Niagara College building robot for Ontario grape production

Robot created to help better climate detection and disease identification from under the canopy

Michael Duncan, the research chair with Natural Sciences and Engineering Research Council of Canada, and his team are working towards building a robot to help grape farmers detect climates within their vineyards, identify diseases and the crop stage for appropriate timing of harvest.

Why it matters: Robots are capable of identifying factors in the environment and diseases on plants which are difficult to recognize to the naked human eye and process the information quickly. This robot will bring these factors into the grape industry.

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Artificial intelligence can measure much more than what the human eye can detect and robot’s abilities to work around the clock brings features to the agriculture industry that humans can’t physically complete.

Drones are difficult to use for this sort of work because they fly above the canopy, says Duncan. He wants to create a robot that works from the ground to identify factors within and under the canopy.

Although working on the ground brings better identification strategies and capabilities, it creates more challenges with manoeuvering the device around the surroundings and topography.

When working on the ground there is more of a chance for the robot to run into a tree or a pond and it’s a hard problem to solve, says Duncan.

The team started off with attaching a camera and some temperature probes to a radio controlled car but had issues with having to continuously follow the car to control it and they wanted the device to be completely automatic. They needed something with weight and the ability to plow through thick grass, navigate itself and have enough charge to run 24 hours a day.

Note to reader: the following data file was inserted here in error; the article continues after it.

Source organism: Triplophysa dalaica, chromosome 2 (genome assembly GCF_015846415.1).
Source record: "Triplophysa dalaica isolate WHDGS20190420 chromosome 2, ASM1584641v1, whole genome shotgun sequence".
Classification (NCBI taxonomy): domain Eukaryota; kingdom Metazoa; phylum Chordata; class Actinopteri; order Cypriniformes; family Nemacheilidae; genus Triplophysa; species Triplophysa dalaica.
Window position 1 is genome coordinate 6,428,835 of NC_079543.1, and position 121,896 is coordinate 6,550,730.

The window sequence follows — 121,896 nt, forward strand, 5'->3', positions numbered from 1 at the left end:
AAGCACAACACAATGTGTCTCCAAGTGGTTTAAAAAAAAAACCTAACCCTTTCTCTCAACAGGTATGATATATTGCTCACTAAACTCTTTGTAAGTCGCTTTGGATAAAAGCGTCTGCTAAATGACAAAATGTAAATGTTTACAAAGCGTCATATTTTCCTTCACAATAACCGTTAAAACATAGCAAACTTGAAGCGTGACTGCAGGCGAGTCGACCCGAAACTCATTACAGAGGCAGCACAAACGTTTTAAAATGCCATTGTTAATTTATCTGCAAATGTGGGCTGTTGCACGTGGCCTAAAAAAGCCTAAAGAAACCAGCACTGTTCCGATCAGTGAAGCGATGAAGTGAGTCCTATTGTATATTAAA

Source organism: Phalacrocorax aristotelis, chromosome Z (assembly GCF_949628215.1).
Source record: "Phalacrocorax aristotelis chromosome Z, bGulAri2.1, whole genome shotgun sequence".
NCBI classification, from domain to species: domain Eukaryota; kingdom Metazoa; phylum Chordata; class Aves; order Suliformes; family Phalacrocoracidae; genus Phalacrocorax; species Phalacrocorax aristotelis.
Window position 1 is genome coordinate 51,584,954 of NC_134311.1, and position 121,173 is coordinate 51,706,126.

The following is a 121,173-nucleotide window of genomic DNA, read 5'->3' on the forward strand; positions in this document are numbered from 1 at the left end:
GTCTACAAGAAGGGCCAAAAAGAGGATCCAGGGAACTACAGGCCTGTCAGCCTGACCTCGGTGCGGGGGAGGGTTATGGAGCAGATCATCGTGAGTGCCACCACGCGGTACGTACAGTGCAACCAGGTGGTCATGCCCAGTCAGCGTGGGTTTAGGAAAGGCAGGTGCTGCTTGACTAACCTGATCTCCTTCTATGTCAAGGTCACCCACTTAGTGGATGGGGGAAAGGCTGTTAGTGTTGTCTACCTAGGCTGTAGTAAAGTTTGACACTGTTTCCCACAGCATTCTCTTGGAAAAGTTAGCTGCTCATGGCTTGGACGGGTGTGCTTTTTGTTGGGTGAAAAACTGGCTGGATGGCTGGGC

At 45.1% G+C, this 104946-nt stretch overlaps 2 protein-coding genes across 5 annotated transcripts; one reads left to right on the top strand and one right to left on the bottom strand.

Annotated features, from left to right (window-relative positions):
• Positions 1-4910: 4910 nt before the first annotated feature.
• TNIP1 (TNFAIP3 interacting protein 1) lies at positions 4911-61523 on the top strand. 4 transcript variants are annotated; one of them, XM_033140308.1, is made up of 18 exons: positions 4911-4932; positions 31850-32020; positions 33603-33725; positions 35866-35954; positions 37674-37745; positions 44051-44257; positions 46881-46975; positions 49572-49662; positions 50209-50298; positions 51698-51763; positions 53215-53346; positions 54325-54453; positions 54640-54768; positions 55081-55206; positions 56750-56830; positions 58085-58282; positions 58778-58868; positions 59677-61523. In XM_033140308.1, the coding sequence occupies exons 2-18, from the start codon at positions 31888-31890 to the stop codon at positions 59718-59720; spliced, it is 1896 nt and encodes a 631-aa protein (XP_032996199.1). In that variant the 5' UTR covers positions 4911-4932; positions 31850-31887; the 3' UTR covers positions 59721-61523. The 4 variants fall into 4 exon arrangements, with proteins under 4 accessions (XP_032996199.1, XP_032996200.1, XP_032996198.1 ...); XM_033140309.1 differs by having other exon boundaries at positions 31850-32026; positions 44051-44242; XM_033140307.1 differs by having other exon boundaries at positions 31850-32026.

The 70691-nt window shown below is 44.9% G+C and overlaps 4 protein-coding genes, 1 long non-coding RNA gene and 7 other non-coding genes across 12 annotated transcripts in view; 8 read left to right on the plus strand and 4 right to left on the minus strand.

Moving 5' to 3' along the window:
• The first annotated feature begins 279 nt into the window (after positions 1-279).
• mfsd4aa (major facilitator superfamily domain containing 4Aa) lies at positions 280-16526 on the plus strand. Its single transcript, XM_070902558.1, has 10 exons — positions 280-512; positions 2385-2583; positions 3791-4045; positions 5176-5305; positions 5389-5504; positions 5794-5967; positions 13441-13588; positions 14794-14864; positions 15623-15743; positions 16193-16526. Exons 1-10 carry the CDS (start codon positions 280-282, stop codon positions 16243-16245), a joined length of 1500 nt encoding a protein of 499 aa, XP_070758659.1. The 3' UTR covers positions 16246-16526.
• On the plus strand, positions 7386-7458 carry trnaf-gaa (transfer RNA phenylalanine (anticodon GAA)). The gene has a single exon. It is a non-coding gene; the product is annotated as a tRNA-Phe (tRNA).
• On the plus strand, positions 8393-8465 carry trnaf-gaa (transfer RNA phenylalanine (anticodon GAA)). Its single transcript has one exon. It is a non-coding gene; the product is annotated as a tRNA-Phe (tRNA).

In the fall of 2018, they began working with a robot that was introduced to them through the McMaster Forge program and received funding from BioEnterprise, a Canadian leading agri-tech business focused on bringing innovations to the marketplace, at the beginning of this year to continue working on improving this project.

The robot, known as Korechi Roamio, weighs around 400 lbs., it operates on a lithium battery, contains a generator back-up allowing it to run for 24 hours a day and has three antennas on top which help with the GPS.

Currently the team is working on the navigation system for the robot, then they will move towards the cameras and central server for the robot.

They hope to have it completed by May of this year to trial and ensure it’s completing and collecting the data it’s supposed to before attempting trials in actual vineyards in the late summer when the vineyards are close to harvest. Their ongoing work is funded by the Ontario Centres of Excellence.

Yield from grapes is not as vital as the quality of the grapes as they are made into wine.

The idea behind the Korechi Roamio is to help detect the climate within the vineyards helping to better handle diseases and crop harvest, leading to higher quality of grapes when harvested.

The robot is able to consistently capture readings within the vineyard. It can look at the colour of the grapes and identify the proper time of harvest. This aspect is very important says Andrew Nickel, a research associate working with Roamio, as grapes don’t all ripen at the same time. Allowing farmers to continuously harvest grapes at the proper time ensures quality and a high return on investment.

The Roamio will be able to identify the cold and hot spots within the vineyard allowing the farmer to take action before diseases develop in the hot climates, says Duncan.

The team at Niagara College Canada is working towards completing tasks with Roamio that people can’t do, not working towards replacing people, but having Roamio help alleviate labour challenge.

About the author

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Jennifer lives on a farm in Cayuga, Ontario and has a lot of experience in the many aspects of agriculture.

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